Following the military coup against the Government of Niger between the 26th – 28th July, President of France Emmanuel Macron made a statement that the French Government will respond “immediately” to any act of violence by the Armed Forces of Niger against so-called “French interests”. According to Macron – to quote him directly – France “will not tolerate any attack on France and its interests”. No further elaboration on Macron’s part was given regarding what exactly these “French interests” are, considering that Niger has been an independent state ever since it gained its independence from France on the 3rd August 1960.
President Macron’s statement followed in the wake of a number of turbulent events which have rocked the African state of Niger throughout last week. Following the military coup that ousted the ruling government – the latter of which was led by President Mohamed Bazoum – crowds of thousands of people congregated outside of the French Embassy in the Nigerien capital city of Niamey to protest against continued French geopolitical influence in the country. It has also been reported by both local and international media present in the city that the crowds had been chanting slogans such as “Down with France!” and “Long live Putin!” It is not uncommon for formerly colonised African states to condemn and demonise their respective former colonial overlords, but public statements in support of Russia and President Vladimir Putin are arguably especially worrying for former imperial powers which are hostile to Russia.
An increasingly pro-Russian African continent is becoming a starker reality with each passing month, given how popular Russia and President Putin are in many African countries today, and how popular the Soviet Union was to Africa during the Cold War. This is especially evident in the strong presence of pro-Russian socialist regimes in Africa, as opposed to pro-Western capitalist ones. It should be noted, however, that nationalist ideologies in the ethnic and racial senses are also common across many African nations, thereby reinforcing the notion that many African states are actually syncretic in their respective political ideologies and regimes – economically left-wing, but socially and culturally right-wing.
The anti-French sentiment sweeping across Niger alone is evidently not significant enough in itself to justify President Macron’s threats of military intervention in Niger, but considering the increasing pro-Russian sentiment in the country, this is certainly a cause for concern for France in this new age of geopolitical conflict and, arguably, the beginning of a second Cold War between East and West.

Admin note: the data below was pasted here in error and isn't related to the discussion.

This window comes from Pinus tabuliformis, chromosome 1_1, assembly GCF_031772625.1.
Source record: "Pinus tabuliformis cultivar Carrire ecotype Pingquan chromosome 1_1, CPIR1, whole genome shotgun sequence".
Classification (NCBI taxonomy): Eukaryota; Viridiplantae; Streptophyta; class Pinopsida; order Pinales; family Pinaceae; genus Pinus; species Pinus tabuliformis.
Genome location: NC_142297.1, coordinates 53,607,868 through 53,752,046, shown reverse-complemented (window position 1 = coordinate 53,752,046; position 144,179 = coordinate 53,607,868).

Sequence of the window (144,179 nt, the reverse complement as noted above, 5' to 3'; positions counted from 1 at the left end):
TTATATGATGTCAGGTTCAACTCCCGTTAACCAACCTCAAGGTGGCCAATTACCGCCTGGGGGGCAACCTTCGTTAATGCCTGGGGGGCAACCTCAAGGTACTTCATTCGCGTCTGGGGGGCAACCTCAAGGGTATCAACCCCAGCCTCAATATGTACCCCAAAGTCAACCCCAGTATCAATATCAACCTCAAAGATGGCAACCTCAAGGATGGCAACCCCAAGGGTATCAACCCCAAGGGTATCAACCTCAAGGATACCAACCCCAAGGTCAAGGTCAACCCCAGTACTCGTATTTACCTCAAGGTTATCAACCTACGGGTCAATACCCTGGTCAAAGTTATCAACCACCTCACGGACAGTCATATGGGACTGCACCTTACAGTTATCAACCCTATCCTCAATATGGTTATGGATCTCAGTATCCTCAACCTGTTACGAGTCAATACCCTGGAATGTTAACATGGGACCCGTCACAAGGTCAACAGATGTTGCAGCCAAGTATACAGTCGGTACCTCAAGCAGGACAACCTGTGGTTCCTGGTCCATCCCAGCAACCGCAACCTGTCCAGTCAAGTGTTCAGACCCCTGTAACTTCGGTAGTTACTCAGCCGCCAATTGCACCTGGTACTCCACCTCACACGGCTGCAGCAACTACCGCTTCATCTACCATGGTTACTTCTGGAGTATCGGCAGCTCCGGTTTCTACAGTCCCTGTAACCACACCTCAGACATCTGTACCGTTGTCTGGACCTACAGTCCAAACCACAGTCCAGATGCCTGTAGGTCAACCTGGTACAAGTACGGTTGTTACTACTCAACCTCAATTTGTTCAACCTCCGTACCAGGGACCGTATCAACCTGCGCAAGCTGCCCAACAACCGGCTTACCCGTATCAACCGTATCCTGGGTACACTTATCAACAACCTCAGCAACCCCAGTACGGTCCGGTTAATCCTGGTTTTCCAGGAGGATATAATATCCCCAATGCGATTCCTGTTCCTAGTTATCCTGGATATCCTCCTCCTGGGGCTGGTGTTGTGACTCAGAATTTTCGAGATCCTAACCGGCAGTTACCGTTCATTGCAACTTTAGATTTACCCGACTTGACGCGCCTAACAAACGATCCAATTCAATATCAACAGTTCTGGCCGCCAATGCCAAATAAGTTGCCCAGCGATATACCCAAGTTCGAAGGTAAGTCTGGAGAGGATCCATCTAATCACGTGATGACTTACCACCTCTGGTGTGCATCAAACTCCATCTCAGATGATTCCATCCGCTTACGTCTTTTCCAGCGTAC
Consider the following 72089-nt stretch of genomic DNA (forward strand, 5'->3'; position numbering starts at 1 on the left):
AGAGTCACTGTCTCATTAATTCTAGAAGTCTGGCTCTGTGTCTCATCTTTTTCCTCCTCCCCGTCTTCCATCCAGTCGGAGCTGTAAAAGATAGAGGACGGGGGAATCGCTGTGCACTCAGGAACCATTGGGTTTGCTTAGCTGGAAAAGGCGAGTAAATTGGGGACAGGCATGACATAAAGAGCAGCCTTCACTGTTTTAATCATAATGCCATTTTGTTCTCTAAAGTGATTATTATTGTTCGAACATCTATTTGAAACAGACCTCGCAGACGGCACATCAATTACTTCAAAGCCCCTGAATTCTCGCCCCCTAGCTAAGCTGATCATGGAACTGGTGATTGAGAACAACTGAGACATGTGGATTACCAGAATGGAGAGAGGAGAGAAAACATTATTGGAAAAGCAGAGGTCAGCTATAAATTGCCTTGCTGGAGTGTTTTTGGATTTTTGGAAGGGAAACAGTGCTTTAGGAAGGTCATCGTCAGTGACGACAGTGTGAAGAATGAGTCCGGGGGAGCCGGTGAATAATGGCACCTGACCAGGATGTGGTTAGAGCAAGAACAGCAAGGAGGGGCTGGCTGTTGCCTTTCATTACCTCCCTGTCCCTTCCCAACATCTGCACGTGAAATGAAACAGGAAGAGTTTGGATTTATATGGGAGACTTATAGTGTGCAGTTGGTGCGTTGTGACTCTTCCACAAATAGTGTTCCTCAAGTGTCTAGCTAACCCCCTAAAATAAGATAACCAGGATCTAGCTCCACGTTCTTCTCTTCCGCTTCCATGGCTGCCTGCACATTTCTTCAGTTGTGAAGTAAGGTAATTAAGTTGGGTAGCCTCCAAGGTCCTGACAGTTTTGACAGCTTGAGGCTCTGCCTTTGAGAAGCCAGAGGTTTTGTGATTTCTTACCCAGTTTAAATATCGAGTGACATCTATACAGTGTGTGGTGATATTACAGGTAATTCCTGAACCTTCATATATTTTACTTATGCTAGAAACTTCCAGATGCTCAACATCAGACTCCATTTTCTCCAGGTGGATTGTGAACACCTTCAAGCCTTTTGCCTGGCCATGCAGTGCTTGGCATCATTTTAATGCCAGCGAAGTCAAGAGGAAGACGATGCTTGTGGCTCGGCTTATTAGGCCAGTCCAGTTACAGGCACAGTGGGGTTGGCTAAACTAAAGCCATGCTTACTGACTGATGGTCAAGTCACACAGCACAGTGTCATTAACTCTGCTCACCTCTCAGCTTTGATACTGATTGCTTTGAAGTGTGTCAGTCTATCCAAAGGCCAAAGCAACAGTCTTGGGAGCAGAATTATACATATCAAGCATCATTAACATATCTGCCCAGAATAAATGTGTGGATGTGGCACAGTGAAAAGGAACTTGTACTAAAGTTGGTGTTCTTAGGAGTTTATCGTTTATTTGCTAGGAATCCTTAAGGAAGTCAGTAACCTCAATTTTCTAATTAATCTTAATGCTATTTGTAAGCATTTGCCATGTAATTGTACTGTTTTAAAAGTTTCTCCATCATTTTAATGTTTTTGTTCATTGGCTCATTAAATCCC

A Conflict of Interests
Prior to last week’s military coup, France and the European Union had both invested heavily in Niger, with France sending much in foreign aid and peacekeeping forces to the country, in order to allegedly further its development, whereas the EU had previously allocated over 40 million Euros to the training and equipping of the Nigerien Armed Forces – the very same armed forces which had since launched this very same military coup in question in the first place.
Vice-President of the European Commission and foreign policy chief of the EU, Josep Borrell, strongly condemned the military coup and made a statement last Saturday that the EU would immediately halt all financial support and military co-operation agreements with Niger. Borrell also stated that the EU will not recognise the legitimacy of the new military leadership of Niger. Of course, as we have seen many times throughout history, the majority of military dictatorships care little about the opinions of foreign powers when it comes to the recognition of their own respective state leadership.
It will likely come as little-to-no surprise to many that it has been theorised that access to Niger’s natural resources has been claimed to be one of the primary factors contributing to Macron’s threats against the African state. Much of France’s electrical supply is powered by uranium shipped over from Niger. This is in stark contrast to the energy situation in Niger itself, considering that over 80% of country’s population are without access to basic electrical needs. In direct response to such energy unfairness, the new military government of Niger immediately halted all exports of uranium and even gold to France. With the country’s new military government also being explicitly pro-Russian in their sentiment, it has been predicted that the uranium and gold that would have continued going to France could now potentially end up in Russia, enriching the latter country and Putin’s government with more natural resources and gold reserves. Both would also be of vital importance to Russia’s ongoing war efforts in Ukraine, as well as the prospect of the launching of a new gold-backed currency for the member states of BRICS and its several potential new member states in the future.
It should also be noted that even Germany has been setting its sights on a potential new campaign in Africa, with German Defence Minister Boris Pistorius even stating that “all options are available regarding the movement of our [German] forces in Niger.”
With each passing week, we are gradually seeing the world enter into what is increasingly looking like a Second Cold War, and, as was the case back in the 20th century, it will not only be Europe and North America that will be at the forefront of the new geopolitical struggles, but Africa as well, with the potential for the latter to become a new setting (once again) for new proxy wars between East and West.
ETN Board Member (Serbia)